Tenant’s Rights for Repairs Options when landlord won’t repair: –Pay less rent –Withhold rent –Make repairs –Hire professional & deduct cost from rent –Call building inspector –Mediate or go to court –Move out (give notice) Varies by state
When You Can Be Evicted Not paying rent –Even if one day late with rent –Three-day notice to pay or move out required Not complying with terms of rental agreement –Ten-day notice to comply or move out required For creating a waste or nuisance –Three-day notice to move out required –No option to stay to correct problem
Illegal Landlord Actions Even if you’re behind in rent –Lockouts –Utility shutoffs –Taking your property (unless you abandon it) –Retaliatory actions
When the Tenant Breaks the Lease Tenant can legally break the lease if: –Landlord fails to make repairs –Fails to comply with health & safety Tenant responsible for remainder of rent under lease term –Landlord has duty to find a new tenant
Warm-Up Besides rent and security deposits, what are some other costs you should be prepared for when moving out on your own?
Warm-Up Why is it important to create a budget before you move out on your own?
When You Move Out Provide written notice according to your rental or lease agreement. –Rental: Usually 30-day notice –Lease: You’re responsible for rent for remaining leasing term unless landlord can rent unit
More When You Move Out Clean apartment and leave in same condition as when you moved in (except normal wear and tear) Leave forwarding address for deposit return
How to Protect Yourself Ask parents to walk through rental with you Take pictures of everything (include date on photo) Go through rental check list
Warm-Up Read Article “”Roommate: How to Get Along with Them” Write a two paragraph summary
Budgeting for the Move When preparing for the move keep in mind –Your personal and financial goals –Your income –Your lifestyle –Your fixed expenses –Your flexible expenses –Moving costs –Moving-in costs –The cost of setting up house
Budgeting Fixed Expense –Items you have committed to spend Example: utilities, rent Variable/Flexible Expense –Items you can choose to spend or not Going to movies or eating out
Furnishing Your Home Used Furniture –Thrift Stores –Salvation Army –Good Will –Garage Sales
Furnishing Your Home Consumer Reports –#1 magazine that reports the strengths and weaknesses of many different brands of products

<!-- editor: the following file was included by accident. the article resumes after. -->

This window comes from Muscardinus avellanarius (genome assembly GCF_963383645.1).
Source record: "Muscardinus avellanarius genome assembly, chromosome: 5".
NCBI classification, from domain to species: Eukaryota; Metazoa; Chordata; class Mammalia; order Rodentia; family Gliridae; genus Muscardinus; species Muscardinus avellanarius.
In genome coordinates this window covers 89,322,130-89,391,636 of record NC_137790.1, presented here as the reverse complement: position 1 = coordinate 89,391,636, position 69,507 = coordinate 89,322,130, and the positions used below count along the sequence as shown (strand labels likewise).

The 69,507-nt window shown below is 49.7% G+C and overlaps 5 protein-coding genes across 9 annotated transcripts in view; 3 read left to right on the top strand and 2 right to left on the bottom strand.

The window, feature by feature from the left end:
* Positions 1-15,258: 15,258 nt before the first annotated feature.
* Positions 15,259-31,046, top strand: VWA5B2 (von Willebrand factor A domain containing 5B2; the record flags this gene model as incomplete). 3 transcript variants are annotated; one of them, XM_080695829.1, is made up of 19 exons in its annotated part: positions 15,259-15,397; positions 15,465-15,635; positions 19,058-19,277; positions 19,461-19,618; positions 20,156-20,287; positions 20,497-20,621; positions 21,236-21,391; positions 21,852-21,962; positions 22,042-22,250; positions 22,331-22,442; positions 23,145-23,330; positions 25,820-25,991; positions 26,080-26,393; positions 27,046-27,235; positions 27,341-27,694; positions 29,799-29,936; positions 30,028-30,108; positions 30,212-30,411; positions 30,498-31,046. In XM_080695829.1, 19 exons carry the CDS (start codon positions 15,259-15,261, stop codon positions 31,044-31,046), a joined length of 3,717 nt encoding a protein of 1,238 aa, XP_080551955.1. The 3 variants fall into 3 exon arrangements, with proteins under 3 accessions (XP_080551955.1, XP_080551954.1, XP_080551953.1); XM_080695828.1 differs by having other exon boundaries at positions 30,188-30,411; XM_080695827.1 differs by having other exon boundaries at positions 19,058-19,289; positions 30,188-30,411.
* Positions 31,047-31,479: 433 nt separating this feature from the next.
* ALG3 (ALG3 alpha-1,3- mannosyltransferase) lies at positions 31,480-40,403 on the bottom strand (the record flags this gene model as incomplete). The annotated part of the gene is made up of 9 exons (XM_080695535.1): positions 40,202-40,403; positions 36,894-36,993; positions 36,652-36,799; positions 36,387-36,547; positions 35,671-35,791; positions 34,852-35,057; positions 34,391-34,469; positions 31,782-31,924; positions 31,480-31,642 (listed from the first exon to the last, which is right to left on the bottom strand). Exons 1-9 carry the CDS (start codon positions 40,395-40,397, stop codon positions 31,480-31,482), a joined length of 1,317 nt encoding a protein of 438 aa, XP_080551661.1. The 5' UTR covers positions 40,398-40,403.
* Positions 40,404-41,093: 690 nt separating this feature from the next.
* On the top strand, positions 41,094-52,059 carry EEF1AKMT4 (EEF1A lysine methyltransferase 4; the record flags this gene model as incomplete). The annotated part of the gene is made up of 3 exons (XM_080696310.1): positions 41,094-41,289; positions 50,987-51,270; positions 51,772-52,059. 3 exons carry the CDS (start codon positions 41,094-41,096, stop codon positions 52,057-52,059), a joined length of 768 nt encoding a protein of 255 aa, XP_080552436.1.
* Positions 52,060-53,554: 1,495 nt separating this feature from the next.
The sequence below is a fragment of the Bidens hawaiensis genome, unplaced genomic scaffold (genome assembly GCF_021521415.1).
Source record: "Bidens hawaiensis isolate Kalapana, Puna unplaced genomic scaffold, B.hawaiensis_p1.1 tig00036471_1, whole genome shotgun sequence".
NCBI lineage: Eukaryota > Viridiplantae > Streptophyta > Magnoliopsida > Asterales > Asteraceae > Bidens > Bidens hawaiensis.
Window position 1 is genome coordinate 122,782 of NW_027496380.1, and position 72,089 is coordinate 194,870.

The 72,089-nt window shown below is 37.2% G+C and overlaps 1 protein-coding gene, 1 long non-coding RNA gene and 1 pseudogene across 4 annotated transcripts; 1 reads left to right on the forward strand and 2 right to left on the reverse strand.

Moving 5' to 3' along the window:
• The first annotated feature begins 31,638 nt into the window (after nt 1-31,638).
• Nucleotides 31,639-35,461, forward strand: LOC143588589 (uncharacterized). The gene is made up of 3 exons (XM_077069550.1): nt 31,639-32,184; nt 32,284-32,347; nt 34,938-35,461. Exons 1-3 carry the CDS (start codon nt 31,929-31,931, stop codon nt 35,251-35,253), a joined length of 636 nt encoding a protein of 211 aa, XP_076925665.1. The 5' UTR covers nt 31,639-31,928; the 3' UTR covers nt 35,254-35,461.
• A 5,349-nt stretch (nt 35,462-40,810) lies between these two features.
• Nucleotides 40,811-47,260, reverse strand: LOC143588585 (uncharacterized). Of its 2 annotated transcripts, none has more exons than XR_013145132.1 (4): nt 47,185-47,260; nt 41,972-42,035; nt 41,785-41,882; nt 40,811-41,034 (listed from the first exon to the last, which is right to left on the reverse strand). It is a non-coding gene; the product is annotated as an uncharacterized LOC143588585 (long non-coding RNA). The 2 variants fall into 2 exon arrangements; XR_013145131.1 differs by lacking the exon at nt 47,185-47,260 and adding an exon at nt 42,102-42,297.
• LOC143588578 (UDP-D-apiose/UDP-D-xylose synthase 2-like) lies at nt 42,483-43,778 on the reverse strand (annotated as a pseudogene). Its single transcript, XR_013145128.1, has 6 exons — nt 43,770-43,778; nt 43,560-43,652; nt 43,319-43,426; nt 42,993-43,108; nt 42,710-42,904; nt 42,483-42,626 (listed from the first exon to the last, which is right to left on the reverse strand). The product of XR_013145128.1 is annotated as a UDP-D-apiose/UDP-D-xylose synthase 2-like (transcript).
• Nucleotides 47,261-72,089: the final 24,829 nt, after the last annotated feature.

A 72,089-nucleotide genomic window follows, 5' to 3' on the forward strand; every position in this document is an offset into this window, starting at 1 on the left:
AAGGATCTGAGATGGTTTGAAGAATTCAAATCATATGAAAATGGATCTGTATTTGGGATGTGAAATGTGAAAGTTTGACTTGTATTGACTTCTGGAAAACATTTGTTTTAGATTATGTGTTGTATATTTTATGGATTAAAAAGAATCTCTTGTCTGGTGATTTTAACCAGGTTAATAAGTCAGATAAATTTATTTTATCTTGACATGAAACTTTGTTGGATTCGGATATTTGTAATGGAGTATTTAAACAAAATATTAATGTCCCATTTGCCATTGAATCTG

Furnishing Your Home Energy Labels –Predict the cost of running the appliance Floor Models –New items reduced in price because they have been on display in the store
Buy or Rent Advantages of Renting –Lower cost –Less responsibility –Mobility Advantages of Buying –Ownership –Value –Your own space –Fewer Restrictions –Tax deductible –http://www.jumpstart.org/madmoney/asproot/pgv_money_reality. cfm
Buying a Home Down Payment –Specific % of purchase price you pay up front Mortgage –A loan to buy real estate –Property serves as collateral for the loan Principal –Amount you borrow
Buying a Home Mortgage Redemption Insurance –A form of life insurance where the balance is paid if borrower dies before loan is repaid
Housing Expenses Things to consider that might be “unexpected” –Repair and upkeep –Initial utility costs such as installations –appliances
Buying a Home Closing Costs –Fees you must pay after you buy a house Includes –Property taxes (taxes on real estate that might need refunded to seller for a portion of the year) –Attorney’s fees (preparing and checking legal documents) –Loan origination fee or points (commission for granting the loan) –Title Search (legal right to own a property) –Recording fee (written evidence conveying title from one person to another) –Appraisal fee – charge for examining and determining the value of the property) –Liens (claims against the property by others)
Buying a Home How much can you afford? –The rule of thumb is that you can generally afford a house 2.5 times your gross annual income. Example –Gross annual income = $50,000 –$50,000 X 2.5 = $125,000
Warm-Up Calculate the down payment and amount left for the loan for the following: 10% down payment on a house $125,000 20% down payment on a house $88,900 25% down payment on a house $115,500